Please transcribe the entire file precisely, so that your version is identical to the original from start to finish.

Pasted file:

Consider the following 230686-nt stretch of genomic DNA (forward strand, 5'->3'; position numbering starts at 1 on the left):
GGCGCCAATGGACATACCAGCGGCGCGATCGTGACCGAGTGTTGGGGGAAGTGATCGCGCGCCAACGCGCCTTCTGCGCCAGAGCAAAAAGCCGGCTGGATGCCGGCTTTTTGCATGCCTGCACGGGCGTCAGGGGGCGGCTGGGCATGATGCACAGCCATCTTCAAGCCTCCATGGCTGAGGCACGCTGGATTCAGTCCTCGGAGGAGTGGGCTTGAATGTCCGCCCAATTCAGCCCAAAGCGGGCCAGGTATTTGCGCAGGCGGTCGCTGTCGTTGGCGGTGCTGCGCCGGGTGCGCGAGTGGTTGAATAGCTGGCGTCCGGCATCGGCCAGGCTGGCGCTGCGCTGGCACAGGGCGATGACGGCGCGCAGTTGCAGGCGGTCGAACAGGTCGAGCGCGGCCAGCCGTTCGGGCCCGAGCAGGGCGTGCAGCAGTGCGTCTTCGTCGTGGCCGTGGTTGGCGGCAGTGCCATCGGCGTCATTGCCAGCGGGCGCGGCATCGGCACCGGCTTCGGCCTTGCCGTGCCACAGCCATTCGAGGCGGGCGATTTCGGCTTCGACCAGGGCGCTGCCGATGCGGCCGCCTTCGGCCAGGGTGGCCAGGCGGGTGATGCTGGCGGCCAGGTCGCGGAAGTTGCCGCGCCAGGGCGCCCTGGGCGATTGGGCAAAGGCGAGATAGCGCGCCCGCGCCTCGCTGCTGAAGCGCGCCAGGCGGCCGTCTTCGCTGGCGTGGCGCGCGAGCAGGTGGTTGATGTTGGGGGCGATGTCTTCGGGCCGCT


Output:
Consider the following 230686-nt stretch of genomic DNA (forward strand, 5'->3'; position numbering starts at 1 on the left):
GGCGCCAATGGACATACCAGCGGCGCGATCGTGACCGAGTGTTGGGGGAAGTGATCGCGCGCCAACGCGCCTTCTGCGCCAGAGCAAAAAGCCGGCTGGATGCCGGCTTTTTGCATGCCTGCACGGGCGTCAGGGGGCGGCTGGGCATGATGCACAGCCATCTTCAAGCCTCCATGGCTGAGGCACGCTGGATTCAGTCCTCGGAGGAGTGGGCTTGAATGTCCGCCCAATTCAGCCCAAAGCGGGCCAGGTATTTGCGCAGGCGGTCGCTGTCGTTGGCGGTGCTGCGCCGGGTGCGCGAGTGGTTGAATAGCTGGCGTCCGGCATCGGCCAGGCTGGCGCTGCGCTGGCACAGGGCGATGACGGCGCGCAGTTGCAGGCGGTCGAACAGGTCGAGCGCGGCCAGCCGTTCGGGCCCGAGCAGGGCGTGCAGCAGTGCGTCTTCGTCGTGGCCGTGGTTGGCGGCAGTGCCATCGGCGTCATTGCCAGCGGGCGCGGCATCGGCACCGGCTTCGGCCTTGCCGTGCCACAGCCATTCGAGGCGGGCGATTTCGGCTTCGACCAGGGCGCTGCCGATGCGGCCGCCTTCGGCCAGGGTGGCCAGGCGGGTGATGCTGGCGGCCAGGTCGCGGAAGTTGCCGCGCCAGGGCGCCCTGGGCGATTGGGCAAAGGCGAGATAGCGCGCCCGCGCCTCGCTGCTGAAGCGCGCCAGGCGGCCGTCTTCGCTGGCGTGGCGCGCGAGCAGGTGGTTGATGTTGGGGGCGATGTCTTCGGGCCGCT